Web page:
Ultimately I puzzled as to why Maeve, the protagonist, took almost sixty years to re-evaluate what had happened in her youth – and what was the catalyst for her change of heart. But if we let too much logic into a story it can sometimes defuse its poignancy, so I choose instead to focus on the hopeful tone of the book, a pleasant change from so many stories of elderly people with dementia.


I found this book on the whole depressing but realistic. It described well the treatment of disability in the 30’s, 40’s and 50’s and how dreadful it was. I thought it was too ruminative and repetitive although the random speech of Edie, which she repeated over and over, was well portrayed. I found it interesting but it could have been shorter and snappier.


I did not anticipate that a story set in Morecambe about twins, one of whom had Down’s Syndrome, would be so compelling.

Owl Song at Dawn is set in the 1950s and today. The book reflected the feeling of people living in the 1950s towards people with learning disabilities  and some scenes describing how Edie behaved and was treated were quite disturbing but vivid and evocative of the times.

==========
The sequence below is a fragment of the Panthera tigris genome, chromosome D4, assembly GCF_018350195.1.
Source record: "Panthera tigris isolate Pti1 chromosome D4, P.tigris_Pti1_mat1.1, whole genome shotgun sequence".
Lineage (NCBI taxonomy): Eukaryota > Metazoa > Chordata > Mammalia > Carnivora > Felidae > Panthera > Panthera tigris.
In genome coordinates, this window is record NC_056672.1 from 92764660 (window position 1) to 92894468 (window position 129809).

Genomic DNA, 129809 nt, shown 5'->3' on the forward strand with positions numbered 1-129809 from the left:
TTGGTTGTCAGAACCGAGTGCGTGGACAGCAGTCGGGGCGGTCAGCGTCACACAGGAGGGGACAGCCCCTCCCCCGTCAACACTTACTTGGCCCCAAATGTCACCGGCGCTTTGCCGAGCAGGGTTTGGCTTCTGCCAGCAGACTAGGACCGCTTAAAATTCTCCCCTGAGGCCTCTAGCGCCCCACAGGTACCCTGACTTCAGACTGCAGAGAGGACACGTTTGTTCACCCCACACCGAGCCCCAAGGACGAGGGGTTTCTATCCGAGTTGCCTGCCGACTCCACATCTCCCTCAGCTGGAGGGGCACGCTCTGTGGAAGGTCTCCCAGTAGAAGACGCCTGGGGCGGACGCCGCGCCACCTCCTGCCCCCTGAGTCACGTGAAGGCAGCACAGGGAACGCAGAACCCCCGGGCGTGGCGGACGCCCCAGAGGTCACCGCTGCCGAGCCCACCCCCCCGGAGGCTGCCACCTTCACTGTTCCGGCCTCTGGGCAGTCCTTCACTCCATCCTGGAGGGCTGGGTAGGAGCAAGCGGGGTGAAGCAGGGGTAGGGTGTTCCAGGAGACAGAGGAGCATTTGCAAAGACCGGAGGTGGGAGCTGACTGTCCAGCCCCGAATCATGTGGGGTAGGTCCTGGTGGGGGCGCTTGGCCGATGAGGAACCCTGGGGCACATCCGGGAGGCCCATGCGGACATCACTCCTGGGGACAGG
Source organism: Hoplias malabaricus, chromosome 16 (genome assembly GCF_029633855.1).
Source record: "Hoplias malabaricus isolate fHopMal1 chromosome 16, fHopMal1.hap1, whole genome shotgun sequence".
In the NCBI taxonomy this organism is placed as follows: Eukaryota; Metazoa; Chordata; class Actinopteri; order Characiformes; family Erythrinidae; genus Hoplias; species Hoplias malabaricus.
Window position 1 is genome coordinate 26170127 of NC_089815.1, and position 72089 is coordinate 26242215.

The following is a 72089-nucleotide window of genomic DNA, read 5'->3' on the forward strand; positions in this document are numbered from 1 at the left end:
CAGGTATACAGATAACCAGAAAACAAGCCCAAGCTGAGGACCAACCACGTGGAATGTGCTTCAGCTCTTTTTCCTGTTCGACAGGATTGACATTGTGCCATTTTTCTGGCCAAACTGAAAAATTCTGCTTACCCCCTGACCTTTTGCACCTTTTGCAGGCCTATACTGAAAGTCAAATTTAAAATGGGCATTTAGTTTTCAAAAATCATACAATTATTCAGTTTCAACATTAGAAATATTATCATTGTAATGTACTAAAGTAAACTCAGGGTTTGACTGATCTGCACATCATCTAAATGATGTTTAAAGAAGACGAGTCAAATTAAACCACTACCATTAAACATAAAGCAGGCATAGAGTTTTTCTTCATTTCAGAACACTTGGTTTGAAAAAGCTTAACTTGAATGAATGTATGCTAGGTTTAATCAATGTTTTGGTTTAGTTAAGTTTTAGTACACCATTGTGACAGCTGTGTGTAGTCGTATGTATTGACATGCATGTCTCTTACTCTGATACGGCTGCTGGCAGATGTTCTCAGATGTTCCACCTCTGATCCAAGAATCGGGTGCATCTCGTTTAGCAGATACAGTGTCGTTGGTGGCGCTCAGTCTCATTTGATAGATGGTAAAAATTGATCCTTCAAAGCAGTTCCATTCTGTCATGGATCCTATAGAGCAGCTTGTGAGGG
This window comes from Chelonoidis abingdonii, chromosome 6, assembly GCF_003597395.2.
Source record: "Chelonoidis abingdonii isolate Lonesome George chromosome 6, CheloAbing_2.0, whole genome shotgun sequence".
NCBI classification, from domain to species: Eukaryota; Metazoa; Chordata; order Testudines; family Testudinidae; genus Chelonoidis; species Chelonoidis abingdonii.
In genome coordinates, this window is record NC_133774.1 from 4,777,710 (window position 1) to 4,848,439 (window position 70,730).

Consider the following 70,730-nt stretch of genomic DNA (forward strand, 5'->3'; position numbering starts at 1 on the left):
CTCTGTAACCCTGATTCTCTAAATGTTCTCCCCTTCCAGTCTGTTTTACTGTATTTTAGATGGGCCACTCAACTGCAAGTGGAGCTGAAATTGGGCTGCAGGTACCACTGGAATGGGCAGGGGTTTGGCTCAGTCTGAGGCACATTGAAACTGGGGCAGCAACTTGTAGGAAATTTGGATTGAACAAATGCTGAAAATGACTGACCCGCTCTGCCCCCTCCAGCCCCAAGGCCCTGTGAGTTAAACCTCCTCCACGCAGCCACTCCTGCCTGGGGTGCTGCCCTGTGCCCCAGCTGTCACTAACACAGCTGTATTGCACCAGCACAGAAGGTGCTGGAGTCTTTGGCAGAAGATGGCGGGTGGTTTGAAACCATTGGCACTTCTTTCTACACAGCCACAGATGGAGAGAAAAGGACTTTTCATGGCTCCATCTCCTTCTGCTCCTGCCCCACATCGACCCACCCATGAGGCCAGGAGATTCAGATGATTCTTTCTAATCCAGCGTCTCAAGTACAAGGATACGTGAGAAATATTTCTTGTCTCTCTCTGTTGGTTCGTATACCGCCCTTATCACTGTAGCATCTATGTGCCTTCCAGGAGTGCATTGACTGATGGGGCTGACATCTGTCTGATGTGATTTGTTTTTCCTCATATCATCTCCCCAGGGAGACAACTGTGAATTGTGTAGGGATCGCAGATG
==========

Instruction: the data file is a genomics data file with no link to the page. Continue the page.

Maeve, the ‘ clever’ twin, made all the wrong choices during her life until she finally realised to grasp what joy she could while she still had time.

Even In the present day, there seemed to be obstacles put on the way of Len and Steph, both with learning disabilities, when they wanted to get married.

Anyone who enjoys books about life, relationships, joy and sorrow will find this story fascinating and incredibly thought provoking and deeply moving. A real page turner too!!!


The novel reads like reality; it is a sensitive depiction of Maeve (who is almost 80) and of the significant others in her life. The author takes the reader into Mave’s mind through her voicing of memories – many to her absent twin sister. The bond between Maeve and her severely disabled twin spans all 8 decades of Maeve’s life and the author has clearly drawn on personal insights from her own life with an autistic twin.